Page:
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Lease-To-Own Contracts Land Many in Anguish - The Vindicator

When an East Side woman learned she could enter into a land contract – or a lease-to-own agreement – instead of renting, she thought it would leave more money in her pocket.

“Before I got into this home, I was paying close to $700 just for a three-bedroom house,” she said. “When you have a program that comes in and says, ‘Hey, rent to own, $200 a month, $300 a month,’ you think half of that money goes to food.”

The Lincoln Knolls neighborhood home was vacant for two years, and she learned she had to bring the house up to code in order to pass inspections to receive utilities. The home lacked a hot water tank, copper piping in the basement appeared to have been stolen, and there were electricity problems.

Vision Property Management, a South Carolina company, purchased the home for about $5,000. It then offered the woman, who asked to remain anonymous because she worries the company will evict her, a $29,000 land contract. With interest and other costs, she will spend nearly three times that amount by the time she completes her 20-year contract.

The home’s market value is less than $10,000.

The Vindicator spoke to her and two others who entered into land contracts with Vision Property Management.

The Youngstown Neighborhood Development Corp. and the Alliance for Congregational Transformation Influencing Our Neighborhoods plan to take a bus to Columbia, S.C., on Saturday to bill the company for demolitions and other costs associated with the company’s properties in Youngstown.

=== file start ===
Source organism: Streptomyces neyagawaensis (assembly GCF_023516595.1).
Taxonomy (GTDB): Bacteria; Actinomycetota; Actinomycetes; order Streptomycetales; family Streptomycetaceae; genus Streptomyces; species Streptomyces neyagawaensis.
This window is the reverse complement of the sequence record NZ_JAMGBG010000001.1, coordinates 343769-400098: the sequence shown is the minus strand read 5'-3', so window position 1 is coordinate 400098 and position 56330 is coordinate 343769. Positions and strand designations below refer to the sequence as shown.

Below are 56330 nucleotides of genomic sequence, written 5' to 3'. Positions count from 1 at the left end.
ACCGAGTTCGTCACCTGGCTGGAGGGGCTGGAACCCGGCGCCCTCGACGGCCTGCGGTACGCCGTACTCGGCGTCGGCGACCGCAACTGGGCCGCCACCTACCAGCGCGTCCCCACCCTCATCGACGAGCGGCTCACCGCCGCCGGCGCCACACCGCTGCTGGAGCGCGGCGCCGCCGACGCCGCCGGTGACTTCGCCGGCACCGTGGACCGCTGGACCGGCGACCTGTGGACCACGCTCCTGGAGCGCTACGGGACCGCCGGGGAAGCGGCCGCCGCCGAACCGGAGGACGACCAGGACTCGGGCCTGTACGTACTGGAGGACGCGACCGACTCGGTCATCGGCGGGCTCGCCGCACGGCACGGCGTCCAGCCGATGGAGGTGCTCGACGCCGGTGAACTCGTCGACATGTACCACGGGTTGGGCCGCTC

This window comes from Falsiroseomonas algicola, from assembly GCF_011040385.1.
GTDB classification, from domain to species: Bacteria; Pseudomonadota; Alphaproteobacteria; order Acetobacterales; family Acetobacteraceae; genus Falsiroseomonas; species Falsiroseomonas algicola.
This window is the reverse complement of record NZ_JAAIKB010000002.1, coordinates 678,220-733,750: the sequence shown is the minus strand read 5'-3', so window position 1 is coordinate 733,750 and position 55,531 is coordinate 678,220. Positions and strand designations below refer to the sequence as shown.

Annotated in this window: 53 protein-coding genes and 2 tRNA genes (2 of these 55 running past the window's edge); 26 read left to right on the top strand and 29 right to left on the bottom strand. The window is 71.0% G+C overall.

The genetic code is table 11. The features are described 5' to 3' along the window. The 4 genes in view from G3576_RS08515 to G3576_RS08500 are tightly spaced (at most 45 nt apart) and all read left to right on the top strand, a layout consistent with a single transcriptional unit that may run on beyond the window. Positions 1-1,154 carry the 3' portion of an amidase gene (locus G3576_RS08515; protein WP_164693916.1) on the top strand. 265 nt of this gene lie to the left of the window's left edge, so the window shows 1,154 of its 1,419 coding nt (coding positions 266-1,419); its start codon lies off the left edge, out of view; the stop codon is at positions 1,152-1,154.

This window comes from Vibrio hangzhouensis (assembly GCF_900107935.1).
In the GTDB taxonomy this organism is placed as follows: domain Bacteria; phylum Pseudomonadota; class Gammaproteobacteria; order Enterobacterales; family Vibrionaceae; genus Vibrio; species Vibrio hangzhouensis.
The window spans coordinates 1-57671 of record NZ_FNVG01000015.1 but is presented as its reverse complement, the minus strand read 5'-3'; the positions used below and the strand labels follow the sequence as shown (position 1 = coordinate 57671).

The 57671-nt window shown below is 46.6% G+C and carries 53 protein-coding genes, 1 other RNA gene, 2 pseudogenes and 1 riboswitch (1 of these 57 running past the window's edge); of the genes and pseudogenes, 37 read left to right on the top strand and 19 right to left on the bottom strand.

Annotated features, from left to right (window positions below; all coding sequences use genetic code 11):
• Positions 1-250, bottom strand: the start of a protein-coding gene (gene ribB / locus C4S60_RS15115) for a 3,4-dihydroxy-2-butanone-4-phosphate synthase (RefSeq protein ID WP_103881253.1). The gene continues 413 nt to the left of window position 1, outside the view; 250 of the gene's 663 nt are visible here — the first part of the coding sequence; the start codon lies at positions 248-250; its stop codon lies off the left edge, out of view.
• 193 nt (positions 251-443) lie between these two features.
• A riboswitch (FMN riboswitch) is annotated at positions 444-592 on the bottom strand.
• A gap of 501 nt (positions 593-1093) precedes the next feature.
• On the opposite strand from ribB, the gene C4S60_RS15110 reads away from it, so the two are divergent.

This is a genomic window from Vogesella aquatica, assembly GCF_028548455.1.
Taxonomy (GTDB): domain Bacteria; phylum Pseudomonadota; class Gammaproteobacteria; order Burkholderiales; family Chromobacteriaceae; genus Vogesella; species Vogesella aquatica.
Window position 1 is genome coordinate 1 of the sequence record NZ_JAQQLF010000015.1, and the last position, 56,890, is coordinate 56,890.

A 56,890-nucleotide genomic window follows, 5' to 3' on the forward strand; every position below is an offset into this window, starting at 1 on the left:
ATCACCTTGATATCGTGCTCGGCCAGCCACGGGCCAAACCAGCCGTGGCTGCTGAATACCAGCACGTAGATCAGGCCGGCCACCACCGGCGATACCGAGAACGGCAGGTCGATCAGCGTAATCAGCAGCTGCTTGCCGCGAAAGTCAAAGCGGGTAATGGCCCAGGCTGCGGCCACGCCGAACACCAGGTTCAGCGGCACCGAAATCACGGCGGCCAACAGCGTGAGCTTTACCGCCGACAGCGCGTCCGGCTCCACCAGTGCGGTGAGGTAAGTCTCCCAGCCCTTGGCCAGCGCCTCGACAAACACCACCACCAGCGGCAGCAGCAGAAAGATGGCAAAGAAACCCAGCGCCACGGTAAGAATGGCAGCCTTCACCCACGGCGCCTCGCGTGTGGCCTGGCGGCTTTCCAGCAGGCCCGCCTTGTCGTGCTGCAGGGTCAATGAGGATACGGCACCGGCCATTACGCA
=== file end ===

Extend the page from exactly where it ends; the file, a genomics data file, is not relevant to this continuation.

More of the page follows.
Vision markets land contracts, also known as rent-to-own or lease-to-own agreements, to prospective buyers who don’t qualify for home-mortgage loans, local officials say. Those buyers then assume the responsibility for maintenance and staying in compliance with city housing codes.

Vision still holds the deed, so if the buyer under the contract defaults on a payment, Vision keeps the money collected and the home.

Ian Beniston, YNDC executive director, said the bill for demolitions, grass cutting and other maintenance is in the tens of thousands of dollars. It’s difficult to determine an exact figure because the 30 or so properties Vision limited liability corporations own in the city frequently change hands, he said.

The company’s tactics have garnered media attention in outlets including The New York Times and landed it in court.

Wisconsin recently sued Vision in an attempt to forbid it from doing business in the state.

The lawsuit describes a “false, misleading and deceptive business scheme to induce Wisconsin consumers to lease, rent or purchase uninhabitable properties to their economic detriment.”

Fannie Mae, the government-backed mortgage giant, stopped selling foreclosed properties to Vision last year. To read the full story from The Vindicator, click here.